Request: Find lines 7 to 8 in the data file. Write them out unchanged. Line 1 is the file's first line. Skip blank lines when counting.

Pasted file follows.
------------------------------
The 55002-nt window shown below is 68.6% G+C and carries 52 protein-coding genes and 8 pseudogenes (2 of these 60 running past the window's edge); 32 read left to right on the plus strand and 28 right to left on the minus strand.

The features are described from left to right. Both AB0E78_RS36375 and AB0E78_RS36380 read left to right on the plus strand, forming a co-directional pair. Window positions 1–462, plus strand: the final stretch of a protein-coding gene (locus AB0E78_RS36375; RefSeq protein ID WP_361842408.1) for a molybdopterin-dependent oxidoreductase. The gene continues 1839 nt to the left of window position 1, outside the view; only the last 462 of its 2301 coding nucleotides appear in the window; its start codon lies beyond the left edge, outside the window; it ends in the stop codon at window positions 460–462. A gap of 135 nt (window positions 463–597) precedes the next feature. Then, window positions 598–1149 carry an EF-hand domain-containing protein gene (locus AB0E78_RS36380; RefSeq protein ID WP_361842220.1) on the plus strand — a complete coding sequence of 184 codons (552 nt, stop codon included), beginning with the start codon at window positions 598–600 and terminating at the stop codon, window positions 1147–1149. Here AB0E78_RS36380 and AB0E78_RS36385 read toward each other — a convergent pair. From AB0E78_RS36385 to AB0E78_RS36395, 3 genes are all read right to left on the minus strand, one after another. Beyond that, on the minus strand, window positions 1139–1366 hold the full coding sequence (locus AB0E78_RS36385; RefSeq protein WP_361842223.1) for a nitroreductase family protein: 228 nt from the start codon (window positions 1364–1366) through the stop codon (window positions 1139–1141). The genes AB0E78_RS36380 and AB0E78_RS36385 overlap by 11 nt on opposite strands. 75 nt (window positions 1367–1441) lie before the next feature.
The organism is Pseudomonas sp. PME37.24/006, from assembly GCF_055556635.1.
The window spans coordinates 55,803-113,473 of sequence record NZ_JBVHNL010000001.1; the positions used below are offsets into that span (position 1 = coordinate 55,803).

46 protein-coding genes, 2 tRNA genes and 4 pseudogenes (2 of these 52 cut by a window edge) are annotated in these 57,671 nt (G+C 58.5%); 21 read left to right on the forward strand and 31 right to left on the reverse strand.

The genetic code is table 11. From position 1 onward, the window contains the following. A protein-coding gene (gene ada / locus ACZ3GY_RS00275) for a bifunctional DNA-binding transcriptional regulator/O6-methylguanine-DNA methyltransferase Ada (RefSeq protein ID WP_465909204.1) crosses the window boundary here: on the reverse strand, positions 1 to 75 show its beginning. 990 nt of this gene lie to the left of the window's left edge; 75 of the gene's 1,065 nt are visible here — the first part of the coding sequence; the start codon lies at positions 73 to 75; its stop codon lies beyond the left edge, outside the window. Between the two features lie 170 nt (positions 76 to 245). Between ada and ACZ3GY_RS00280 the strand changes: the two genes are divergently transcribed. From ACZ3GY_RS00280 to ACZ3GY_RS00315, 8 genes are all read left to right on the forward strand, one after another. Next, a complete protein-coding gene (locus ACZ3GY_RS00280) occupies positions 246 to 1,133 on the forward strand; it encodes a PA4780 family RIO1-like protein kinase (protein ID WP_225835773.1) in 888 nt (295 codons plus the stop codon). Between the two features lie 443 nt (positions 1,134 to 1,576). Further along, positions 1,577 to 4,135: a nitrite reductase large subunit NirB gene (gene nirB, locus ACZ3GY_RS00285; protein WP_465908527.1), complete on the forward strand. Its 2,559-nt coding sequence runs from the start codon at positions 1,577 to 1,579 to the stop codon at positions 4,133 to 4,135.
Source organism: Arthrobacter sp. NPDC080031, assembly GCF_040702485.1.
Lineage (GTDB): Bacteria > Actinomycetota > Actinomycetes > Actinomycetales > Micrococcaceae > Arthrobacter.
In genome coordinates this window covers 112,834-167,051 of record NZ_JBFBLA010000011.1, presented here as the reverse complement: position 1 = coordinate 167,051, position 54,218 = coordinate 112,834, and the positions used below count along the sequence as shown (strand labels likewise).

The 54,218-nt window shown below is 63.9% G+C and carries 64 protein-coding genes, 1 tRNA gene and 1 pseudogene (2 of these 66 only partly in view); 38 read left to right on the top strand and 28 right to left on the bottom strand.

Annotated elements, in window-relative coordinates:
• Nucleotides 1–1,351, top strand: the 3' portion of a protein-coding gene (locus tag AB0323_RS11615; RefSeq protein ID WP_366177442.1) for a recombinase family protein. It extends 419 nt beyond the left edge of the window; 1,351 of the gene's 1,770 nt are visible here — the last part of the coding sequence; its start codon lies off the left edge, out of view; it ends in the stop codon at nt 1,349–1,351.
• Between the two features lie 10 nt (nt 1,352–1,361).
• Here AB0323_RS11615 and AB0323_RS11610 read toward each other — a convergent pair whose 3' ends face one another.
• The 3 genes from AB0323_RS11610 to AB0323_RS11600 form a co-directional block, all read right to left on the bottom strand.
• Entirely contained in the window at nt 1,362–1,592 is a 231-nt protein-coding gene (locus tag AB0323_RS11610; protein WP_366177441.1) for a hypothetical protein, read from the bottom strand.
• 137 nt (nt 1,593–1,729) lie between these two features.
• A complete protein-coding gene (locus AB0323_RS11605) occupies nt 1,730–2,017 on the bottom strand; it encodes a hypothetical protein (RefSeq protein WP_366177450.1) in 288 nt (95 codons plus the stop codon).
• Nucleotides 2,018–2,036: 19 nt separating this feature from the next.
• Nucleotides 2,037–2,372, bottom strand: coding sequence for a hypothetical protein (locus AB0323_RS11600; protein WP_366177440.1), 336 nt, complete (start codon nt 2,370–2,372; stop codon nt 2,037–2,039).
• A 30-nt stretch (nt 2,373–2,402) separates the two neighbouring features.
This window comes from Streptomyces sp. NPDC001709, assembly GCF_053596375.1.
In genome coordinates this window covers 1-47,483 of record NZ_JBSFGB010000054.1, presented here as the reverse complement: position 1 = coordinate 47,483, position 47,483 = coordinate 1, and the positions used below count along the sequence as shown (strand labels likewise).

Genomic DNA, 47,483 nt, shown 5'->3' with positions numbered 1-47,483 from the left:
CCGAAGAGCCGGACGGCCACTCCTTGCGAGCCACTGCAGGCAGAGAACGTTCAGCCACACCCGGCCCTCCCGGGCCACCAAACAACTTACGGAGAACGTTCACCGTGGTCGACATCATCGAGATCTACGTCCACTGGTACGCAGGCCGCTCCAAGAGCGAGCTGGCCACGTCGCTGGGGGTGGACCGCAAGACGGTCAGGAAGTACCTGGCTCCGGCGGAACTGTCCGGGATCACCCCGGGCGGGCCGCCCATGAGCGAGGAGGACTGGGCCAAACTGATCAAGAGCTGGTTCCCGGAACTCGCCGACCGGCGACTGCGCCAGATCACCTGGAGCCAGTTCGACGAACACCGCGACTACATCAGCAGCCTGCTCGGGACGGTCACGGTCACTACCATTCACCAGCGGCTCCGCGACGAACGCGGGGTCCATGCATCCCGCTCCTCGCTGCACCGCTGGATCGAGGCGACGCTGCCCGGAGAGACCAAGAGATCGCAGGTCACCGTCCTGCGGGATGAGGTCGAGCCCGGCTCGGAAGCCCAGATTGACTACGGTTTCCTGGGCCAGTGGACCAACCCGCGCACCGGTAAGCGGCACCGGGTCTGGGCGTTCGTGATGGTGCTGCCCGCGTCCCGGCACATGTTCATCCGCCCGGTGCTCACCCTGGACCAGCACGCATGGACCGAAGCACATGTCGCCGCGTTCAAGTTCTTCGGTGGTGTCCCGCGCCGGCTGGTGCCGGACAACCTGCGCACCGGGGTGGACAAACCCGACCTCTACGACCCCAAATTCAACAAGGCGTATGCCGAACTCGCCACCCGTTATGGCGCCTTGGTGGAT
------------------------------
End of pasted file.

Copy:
Source organism: Arthrobacter sp. NPDC080031, assembly GCF_040702485.1.
Lineage (GTDB): Bacteria > Actinomycetota > Actinomycetes > Actinomycetales > Micrococcaceae > Arthrobacter.